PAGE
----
The U.S. Supreme Court has the case docketed as Case 04-1067. The Georgia Supreme Court's case is cited 264 Ga. 614, 604 SE2d 835 and the appeals case is at 265 GaApp. 396, 590 SE2d 834.

Friday, April 15, 2005

911 Service on Internet

Britians back in 1937 could dial "999" to get police, medical, or fire assistance from anywhere in the country. Here in the United States, Congress first started looking into a standard emergency-call format in 1958, finally passing the legal mandate in 1967. The first cell phone hit the market in 1984, weighed 2 pounds, let people talk for 30 minutes on each charging, and cost $3,995. A recent CNN article refers to them as truly being "bricks."

The passage of time and expanse of the telecommunications industry, however, hasn’t managed too good of a match between the two. A 2001 PC World article relates a Senate committee’s urging that “the wireless industry & public safety agencies should step up their work on a ‘new technology’ that helps emergency dispatchers precisely locate 911 calls from wireless phones. At present,” the article continues, “conventional 911 calls from fixed lines can be automatically traced to an address, but wireless calls can only be tracked to the nearest cell phone tower.” The individual placing the call needs to provide all the information as to the location of the emergency.

The FCC established a four-year schedule for these developments, generally “requiring wireless carriers provide more precise location information, within 50 to 300 meters in most cases,” targeted to be completed by December 31, 2005. Progress on the federal undertaking was reported earlier this month.

There are other glitches apparent in “wireless 911.” Last month, Texas filed suit against Vonage saying the provider failed to clearly inform customers that they couldn’t just automatically dial “911” when they signed up for the service. Earlier this week, proposed legislation in Illinois was announced which would require wireless telephone providers to provide terms of the plan… and other specified information to consumers before service is offered and include that information in a publication & advertising. (See HB.0827 )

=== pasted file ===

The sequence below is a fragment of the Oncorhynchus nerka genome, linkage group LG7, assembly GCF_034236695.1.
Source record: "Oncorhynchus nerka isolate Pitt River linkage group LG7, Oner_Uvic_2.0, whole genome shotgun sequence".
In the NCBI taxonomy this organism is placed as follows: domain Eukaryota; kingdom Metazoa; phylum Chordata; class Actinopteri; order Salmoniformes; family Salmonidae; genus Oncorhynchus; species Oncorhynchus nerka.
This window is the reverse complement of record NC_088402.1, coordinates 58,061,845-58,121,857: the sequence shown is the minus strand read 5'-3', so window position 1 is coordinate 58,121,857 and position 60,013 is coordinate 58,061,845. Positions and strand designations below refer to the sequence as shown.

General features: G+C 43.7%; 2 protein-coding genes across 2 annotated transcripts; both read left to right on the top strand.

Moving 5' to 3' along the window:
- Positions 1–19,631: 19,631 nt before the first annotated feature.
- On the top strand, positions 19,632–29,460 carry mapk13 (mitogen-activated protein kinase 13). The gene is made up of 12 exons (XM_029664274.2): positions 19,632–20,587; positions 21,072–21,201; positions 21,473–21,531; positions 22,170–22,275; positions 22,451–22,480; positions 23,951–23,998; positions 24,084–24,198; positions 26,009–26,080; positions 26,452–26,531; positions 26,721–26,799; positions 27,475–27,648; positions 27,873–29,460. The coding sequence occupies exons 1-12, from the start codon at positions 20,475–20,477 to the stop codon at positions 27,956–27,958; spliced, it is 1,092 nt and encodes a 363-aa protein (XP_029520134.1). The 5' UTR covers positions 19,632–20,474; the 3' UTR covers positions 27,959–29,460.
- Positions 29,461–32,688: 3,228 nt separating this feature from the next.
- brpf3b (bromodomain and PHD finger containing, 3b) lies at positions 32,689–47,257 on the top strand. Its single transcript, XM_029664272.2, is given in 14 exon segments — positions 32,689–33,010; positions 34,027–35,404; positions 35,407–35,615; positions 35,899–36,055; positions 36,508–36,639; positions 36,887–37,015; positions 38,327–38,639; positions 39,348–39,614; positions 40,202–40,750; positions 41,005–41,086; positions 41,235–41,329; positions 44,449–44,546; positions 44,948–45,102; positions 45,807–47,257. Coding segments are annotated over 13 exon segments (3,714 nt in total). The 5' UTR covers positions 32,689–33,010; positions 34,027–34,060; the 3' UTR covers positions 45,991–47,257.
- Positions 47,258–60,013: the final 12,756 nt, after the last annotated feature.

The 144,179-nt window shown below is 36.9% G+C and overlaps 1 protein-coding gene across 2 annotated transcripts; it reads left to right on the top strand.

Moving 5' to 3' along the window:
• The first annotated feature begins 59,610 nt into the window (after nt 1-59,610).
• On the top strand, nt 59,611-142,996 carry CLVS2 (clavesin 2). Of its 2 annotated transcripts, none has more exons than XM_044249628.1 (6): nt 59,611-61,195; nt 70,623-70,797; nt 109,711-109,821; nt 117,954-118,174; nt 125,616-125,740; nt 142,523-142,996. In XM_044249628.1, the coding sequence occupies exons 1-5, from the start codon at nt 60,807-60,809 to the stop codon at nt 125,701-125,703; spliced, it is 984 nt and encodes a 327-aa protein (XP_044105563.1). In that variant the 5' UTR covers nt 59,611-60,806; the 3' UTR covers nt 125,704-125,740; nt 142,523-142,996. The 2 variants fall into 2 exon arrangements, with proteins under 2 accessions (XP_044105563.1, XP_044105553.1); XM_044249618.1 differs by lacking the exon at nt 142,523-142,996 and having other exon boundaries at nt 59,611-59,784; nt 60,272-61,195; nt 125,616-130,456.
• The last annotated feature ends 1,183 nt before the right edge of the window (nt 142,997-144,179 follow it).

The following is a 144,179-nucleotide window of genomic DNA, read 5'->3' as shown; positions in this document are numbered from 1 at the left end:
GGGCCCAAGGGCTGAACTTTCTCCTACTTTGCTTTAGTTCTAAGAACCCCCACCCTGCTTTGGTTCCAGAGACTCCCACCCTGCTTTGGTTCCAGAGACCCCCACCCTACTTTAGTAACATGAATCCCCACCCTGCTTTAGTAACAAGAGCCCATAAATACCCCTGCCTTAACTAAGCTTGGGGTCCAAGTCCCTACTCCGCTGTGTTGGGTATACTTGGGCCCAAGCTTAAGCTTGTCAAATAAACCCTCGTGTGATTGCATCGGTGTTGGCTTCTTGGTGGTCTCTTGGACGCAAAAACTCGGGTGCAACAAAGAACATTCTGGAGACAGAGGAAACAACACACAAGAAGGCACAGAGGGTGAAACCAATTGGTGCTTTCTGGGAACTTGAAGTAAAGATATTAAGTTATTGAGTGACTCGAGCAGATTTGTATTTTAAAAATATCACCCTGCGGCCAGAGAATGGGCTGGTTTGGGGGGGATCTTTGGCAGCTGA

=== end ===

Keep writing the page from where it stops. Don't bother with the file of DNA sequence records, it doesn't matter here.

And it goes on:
Daylight-savings Time

Daylight-savings time, having roots back to Ben Franklin and widely used by both sides during both WWI and WWII , formally became “the first Sunday in April thru the last Sunday in October” in the U.S. in 1986. That may now be broadened another two months to the first Sunday of March through the last Sunday of November, if amendments to the federal Energy Policy Act of 2005 stand.

The House of Representatives’ Committee on Energy & Commerce cleared the Act late Wednesday. Chairman Joe Barton had commented at this session’s commencement that, “Oil prices were at records highs and every day we were growing more dependent on foreign sources of oil.” The act would “put Americans to work developing our own resources & expanding production for the good of the whole nation.” A copy of the text viewed by the energy committee is posted on its website.

Meanwhile, Indiana is having another try at state-wide daylight-savings time. Indiana and Arizona are the only two states which don’t observe daylight-savings time, and then there are parts of Indiana which are. The last time Indiana tried to make it a statewide issue was in 1983, when it was decimated by a 46-4 vote.

There are several articles posted on the web, including an Associate Press story and an Indianapolis Star column from last Tuesday.

Notes and tracking information for Indiana’s Senate Bill 127 are post on AccessIndiana.

Wednesday, April 13, 2005


In a relatively small, but growing number of cities & counties around the nation-- the first of which were Arlington County, Va., and the City of New Haven, Connecticut-- a new piece of computerized equipment is being employed by tax officials, police, to collect unpaid fines. (See stories by CBS, the Yale Herald, and the New Haven Register)
Dubbed "BootFinder" by its manufacturer, G2 Tactics, the device "looks like a radar gun, but is actually an infrared scanner that reads license plate numbers and then runs them against a computer database of deliquent taxes & outstanding tickets. If there's a match, it locks in," and the vehicle can be towed and impounded or immobilized. on Feb.28th. carried a story reporting that "since last April Arlington County collected $90,000 in outstanding parking tickets and personal property taxes-- including $8,000 from the driver of a Jaguar found parked outside a resturant... New Haven has fared even better, recouping $500,000 "

Not everyone's as thrilled with the device as police and tax agencies. New Haven attorney Arthur Machado has filed a complaint arguing that BootFinder is an unconstitutional illegal search & seizure. "It's the government overreaching," he says, "It looks a lot to me like Big Brother, 1984, you know, George Orwell."

Wednesday, April 06, 2005

Illinois child welfare case

“An article in the March 28th. National Law Journal (subscription) reports that 'in a decision with national repercussions, a federal judge in Illinois has ruled that the state’s child welfare agency unconstitutionally denies due process to parents by separating families on ‘nominal evidence’ at the beginning of child abuse investigations….'"
[ Dupuy v. Samuels, cases 03-3071 and 03-3091 ]

Carolyn Kubitschek, vice president of the National Coalition for Child Protection Reform, commented that many state welfare agencies have practices similar to that of Illinois' giving parents or guardians accused of abuse or neglect the choice of leaving the home during the investigation, or surrendering custody of the child to the court.